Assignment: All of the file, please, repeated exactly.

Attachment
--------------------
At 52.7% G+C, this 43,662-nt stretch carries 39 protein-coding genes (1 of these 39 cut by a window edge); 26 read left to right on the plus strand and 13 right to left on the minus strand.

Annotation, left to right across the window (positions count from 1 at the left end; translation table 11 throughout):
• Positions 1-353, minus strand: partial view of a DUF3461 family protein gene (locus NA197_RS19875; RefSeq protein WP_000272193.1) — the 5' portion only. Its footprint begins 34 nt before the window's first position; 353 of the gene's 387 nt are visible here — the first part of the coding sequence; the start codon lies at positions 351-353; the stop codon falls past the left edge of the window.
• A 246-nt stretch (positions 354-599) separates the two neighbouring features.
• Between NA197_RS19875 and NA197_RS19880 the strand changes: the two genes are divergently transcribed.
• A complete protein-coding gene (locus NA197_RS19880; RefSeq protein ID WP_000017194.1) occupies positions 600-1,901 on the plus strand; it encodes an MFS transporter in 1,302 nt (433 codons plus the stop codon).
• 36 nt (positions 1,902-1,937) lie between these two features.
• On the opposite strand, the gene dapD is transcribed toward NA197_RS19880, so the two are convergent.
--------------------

At 52.7% G+C, this 43,662-nt stretch carries 39 protein-coding genes (1 of these 39 cut by a window edge); 26 read left to right on the plus strand and 13 right to left on the minus strand.

Annotation, left to right across the window (positions count from 1 at the left end; translation table 11 throughout):
• Positions 1-353, minus strand: partial view of a DUF3461 family protein gene (locus NA197_RS19875; RefSeq protein WP_000272193.1) — the 5' portion only. Its footprint begins 34 nt before the window's first position; 353 of the gene's 387 nt are visible here — the first part of the coding sequence; the start codon lies at positions 351-353; the stop codon falls past the left edge of the window.
• A 246-nt stretch (positions 354-599) separates the two neighbouring features.
• Between NA197_RS19875 and NA197_RS19880 the strand changes: the two genes are divergently transcribed.
• A complete protein-coding gene (locus NA197_RS19880; RefSeq protein ID WP_000017194.1) occupies positions 600-1,901 on the plus strand; it encodes an MFS transporter in 1,302 nt (433 codons plus the stop codon).
• 36 nt (positions 1,902-1,937) lie between these two features.
• On the opposite strand, the gene dapD is transcribed toward NA197_RS19880, so the two are convergent.